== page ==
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[ISN] Software Acts As Robotic Hacker
From: InfoSec News (isnC4I.ORG)
Date: Thu Jun 22 2000 - 00:52:10 CDT
By Rutrell Yasin, InternetWeek
Jun 21, 2000 (3:25 PM)
The best way to determine if your IT infrastructure is secure is to
have a hacker try to break into your corporate systems. Short of that,
software that simulates attacks is the next best thing. Wednesday,
Sanctum rolled out an automated audit tool that analyzes Web
applications, points to security glitches, and provides advice on how
to fix any vulnerability.
Generally, security holes are found within in-house or third-party
applications. Sanctum (formerly Perfecto Technologies) already
provides software called AppShield that prevents unauthorized users
from manipulating any type of application. AppShield recognizes the
application's security policy by analyzing the outbound HTML pages and
then enforces compliance with the policy for each incoming HTTP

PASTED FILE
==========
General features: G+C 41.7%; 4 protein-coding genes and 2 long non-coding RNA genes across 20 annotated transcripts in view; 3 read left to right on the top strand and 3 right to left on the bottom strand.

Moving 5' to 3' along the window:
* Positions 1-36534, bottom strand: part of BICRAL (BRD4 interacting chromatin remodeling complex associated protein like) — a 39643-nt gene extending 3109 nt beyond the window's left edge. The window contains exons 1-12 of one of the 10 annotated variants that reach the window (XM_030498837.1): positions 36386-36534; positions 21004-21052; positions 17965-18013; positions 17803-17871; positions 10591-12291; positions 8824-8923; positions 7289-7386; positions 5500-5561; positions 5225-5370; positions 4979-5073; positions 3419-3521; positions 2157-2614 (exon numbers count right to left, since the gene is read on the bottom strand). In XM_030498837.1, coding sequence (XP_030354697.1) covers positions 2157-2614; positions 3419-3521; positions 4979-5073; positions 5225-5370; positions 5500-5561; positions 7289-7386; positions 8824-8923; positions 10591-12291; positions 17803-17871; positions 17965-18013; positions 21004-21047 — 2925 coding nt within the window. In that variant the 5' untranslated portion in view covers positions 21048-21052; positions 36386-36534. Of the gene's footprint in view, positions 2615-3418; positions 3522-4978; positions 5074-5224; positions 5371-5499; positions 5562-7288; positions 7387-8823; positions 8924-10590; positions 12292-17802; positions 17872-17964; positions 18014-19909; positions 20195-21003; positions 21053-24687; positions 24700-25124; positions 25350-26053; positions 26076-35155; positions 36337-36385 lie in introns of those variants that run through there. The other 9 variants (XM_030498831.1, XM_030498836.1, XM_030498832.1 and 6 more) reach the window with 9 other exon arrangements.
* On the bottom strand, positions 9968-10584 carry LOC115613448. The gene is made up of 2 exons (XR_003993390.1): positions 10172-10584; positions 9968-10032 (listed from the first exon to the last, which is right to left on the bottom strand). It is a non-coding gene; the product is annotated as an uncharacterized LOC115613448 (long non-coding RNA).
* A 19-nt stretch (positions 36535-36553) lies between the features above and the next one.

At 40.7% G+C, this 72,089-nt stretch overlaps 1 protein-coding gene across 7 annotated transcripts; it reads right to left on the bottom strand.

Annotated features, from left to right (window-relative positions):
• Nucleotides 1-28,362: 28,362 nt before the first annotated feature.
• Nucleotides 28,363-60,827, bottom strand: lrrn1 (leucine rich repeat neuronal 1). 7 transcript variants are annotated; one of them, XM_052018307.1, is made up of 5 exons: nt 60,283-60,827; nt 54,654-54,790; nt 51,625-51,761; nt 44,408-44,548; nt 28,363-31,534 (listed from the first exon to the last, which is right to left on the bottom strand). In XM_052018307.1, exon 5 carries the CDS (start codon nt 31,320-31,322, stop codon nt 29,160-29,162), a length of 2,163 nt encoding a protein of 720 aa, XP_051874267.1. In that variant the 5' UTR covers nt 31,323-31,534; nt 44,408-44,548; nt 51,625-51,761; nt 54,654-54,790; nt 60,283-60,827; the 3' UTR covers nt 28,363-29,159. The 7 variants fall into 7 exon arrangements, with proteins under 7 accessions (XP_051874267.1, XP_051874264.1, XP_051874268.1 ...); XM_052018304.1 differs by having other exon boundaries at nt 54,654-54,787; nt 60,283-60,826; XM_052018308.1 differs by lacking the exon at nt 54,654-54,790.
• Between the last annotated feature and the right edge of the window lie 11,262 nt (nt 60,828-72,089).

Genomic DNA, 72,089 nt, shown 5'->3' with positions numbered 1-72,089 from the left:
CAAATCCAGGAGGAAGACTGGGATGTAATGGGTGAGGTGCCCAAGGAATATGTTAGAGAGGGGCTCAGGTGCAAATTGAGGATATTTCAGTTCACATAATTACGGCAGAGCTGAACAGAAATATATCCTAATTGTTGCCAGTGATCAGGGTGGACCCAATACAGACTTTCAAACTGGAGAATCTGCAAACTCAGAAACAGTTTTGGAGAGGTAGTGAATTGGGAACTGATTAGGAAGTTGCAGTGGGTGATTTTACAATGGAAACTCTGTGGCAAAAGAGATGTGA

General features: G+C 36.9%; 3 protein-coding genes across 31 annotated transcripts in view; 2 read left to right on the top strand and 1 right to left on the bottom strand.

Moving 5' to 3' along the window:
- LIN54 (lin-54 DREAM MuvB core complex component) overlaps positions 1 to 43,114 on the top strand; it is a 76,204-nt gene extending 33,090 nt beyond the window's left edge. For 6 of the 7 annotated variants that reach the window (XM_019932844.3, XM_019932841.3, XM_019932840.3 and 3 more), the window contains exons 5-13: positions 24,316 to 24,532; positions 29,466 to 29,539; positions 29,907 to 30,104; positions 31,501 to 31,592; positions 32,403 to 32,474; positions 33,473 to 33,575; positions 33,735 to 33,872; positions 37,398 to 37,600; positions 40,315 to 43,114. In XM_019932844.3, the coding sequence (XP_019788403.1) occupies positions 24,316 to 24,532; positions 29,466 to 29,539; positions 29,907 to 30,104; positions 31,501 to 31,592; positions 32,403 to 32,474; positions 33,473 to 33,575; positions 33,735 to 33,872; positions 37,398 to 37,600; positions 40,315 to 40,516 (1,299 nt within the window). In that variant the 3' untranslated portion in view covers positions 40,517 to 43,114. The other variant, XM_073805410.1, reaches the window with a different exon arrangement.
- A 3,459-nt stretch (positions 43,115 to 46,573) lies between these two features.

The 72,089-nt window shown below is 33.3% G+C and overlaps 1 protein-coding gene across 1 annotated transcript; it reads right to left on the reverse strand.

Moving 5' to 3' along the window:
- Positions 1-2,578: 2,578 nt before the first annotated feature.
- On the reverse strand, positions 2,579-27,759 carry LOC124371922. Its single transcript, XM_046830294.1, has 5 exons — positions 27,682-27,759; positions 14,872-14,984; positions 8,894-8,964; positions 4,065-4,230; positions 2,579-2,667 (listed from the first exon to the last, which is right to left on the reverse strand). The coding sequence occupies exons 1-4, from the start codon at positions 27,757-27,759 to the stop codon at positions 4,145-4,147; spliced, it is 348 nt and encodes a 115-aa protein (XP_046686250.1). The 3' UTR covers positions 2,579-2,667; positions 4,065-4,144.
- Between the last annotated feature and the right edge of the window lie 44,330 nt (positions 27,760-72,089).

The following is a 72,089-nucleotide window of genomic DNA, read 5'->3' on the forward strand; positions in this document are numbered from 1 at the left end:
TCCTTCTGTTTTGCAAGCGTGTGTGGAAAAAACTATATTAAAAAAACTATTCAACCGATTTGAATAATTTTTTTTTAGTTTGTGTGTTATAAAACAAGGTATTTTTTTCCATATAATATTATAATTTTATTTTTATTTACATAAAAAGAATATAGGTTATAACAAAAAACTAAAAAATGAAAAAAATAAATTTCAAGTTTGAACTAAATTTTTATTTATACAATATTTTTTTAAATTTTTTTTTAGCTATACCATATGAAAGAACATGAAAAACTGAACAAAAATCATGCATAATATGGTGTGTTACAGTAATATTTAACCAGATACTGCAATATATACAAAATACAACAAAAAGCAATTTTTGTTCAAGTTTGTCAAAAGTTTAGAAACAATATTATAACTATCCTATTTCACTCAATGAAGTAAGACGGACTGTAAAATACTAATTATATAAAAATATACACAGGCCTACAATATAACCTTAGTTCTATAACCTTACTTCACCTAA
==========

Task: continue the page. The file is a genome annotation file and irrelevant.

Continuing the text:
However, a large e-business with "5,000 Web servers can't apply
AppShield on every server," said Eran Reshef, Sanctum's co-founder and
senior vice president. As a result, the new AppScan is designed to
automatically ferret out and repair glitches that would normally take
IT managers hours to manually patch and upgrade, Reshef added.
At the heart of AppScan is the Policy Recognition Engine, which
analyzes the application while an auditor browses through it.
AppScan's RoboHacker feature can then generate potential hacks such as
hidden manipulation code, parameter tampering, cookie poisoning and
buffer overflows, as well as search for dangerous content.
If an attack is successful, it can be written into a report, and
advice on how to fix the problem is generated by the RoboAdvisor
AppScan performs the "same functions that a good consulting firm would
do when it performs a penetration test," said Gartner Group analyst
However, the tool may be too sophisticated for the average e-business,
which lacks security expertise in-house, Pescatore said.
"For the tool to be effective, companies would need a real smart
person to initiate the attack and then to interpret the results," he
said. "It might be beyond what [the typical] e-businesses can do,
except for the high-end sites with expertise in-house."
Pescatore said the tool would initially be popular among consultants
who perform security audits for companies. Reshef said Yahoo (stock:
YHOO) and Lycos's (stock: LCOS) Quote.com are early beta testers of
AppScan will be available in the third quarter. Pricing is
subscription-based, ranging between $20,000 and $75,000 per auditor.
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